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Students’ species knowledge about birds in Berlin


Domestic bird detection

Black throat patch, maroon neck, ashen crest: the male house sparrow hops across the ground in the video, chirping rhythmically. Seventh-grade students note on their questionnaires whether they recognized him by appearance or song.

"We wanted to know which bird species Berlin students know," says Dr. Alexandra Moormann, educational researcher at the Museum für Naturkunde Berlin, who belongs to an interdisciplinary working group, which was initiated by Ulrike Sturm, project leader of "Discovering Urban Nature".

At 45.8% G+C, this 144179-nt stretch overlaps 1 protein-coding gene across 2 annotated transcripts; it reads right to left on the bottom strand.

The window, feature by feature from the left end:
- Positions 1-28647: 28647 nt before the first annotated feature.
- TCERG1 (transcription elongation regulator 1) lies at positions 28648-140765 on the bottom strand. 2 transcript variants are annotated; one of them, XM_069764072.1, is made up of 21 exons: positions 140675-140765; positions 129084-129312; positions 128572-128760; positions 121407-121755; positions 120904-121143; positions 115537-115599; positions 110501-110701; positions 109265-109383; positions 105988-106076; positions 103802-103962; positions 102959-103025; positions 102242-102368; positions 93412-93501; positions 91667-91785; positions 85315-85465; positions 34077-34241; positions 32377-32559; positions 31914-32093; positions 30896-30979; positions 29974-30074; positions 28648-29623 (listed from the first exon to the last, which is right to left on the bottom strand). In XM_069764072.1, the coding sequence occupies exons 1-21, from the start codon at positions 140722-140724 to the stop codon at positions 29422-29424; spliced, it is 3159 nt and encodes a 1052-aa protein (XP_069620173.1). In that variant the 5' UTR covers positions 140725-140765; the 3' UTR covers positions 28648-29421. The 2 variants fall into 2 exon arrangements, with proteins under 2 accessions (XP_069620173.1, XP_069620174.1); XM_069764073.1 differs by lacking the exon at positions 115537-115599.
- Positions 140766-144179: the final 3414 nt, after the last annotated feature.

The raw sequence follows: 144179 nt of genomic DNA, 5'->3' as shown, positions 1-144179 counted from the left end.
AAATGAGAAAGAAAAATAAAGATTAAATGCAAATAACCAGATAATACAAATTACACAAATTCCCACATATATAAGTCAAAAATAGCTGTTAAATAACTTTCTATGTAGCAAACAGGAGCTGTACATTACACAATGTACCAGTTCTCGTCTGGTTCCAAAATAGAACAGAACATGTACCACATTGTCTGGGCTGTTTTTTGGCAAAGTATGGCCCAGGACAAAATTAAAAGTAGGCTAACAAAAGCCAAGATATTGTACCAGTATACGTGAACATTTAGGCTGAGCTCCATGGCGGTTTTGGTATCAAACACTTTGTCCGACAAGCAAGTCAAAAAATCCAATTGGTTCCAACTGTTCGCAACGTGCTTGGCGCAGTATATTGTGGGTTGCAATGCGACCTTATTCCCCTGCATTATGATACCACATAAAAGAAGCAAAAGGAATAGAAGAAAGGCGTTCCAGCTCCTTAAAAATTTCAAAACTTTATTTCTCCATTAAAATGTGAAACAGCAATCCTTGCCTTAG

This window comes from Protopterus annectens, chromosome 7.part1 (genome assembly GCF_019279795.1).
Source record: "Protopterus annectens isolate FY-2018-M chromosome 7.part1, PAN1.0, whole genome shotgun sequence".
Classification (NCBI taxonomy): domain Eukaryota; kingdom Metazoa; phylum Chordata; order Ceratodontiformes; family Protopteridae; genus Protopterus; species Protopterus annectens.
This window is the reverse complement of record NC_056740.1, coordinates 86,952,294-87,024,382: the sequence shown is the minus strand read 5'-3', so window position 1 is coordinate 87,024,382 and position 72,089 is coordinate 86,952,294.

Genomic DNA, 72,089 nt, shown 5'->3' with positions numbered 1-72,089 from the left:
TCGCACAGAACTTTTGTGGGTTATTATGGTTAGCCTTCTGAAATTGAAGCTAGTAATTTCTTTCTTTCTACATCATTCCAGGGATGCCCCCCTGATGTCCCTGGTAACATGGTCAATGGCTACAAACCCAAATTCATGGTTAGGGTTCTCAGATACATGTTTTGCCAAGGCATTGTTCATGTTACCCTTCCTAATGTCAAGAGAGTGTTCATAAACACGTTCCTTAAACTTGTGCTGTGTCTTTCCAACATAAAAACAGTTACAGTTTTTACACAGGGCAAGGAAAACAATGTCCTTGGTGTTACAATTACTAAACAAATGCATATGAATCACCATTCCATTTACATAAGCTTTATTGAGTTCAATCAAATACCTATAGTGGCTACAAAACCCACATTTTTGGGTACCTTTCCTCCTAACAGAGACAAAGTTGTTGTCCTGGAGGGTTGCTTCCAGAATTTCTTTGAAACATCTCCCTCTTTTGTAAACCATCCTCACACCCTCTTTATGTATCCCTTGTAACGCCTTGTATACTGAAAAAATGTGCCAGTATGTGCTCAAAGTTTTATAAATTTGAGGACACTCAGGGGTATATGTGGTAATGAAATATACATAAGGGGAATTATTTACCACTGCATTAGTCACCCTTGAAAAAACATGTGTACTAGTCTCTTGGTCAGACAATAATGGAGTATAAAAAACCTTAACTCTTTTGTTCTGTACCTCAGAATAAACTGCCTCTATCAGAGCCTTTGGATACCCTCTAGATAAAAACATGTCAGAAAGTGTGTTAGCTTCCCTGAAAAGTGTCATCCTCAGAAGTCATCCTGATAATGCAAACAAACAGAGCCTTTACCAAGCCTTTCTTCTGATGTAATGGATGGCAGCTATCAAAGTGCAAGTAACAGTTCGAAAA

Together with her colleagues Silke Voigt-Heucke and Dr. Kim Mortega of the project "Research Case Nightingale," Ulrike Sturm and Dr. Moormann designed a questionnaire to test knowledge of regional bird species such as the robin, nightingale, starling and house sparrow. Using video and audio recordings, the school classes were asked to match the bird species.

The results show that many of the students rated themselves better in advance than they actually did. Many of the birds were recognized by their appearance; song recognition was difficult. The comparison to a similar study of a working group in Bavaria showed that the Berlin school students performed worse than they did.

The project was carried out with some seventh-grade classes at a few Highschools in Berlin. The results will be used to create teaching materials.


Sturm, U., Voigt-Heucke, S., Mortega, K.G. & Moormann, A. (2020). Die Artenkenntnis von Berliner Schüler_innen am Beispiel einheimischer Vögel. ZfDN (2020).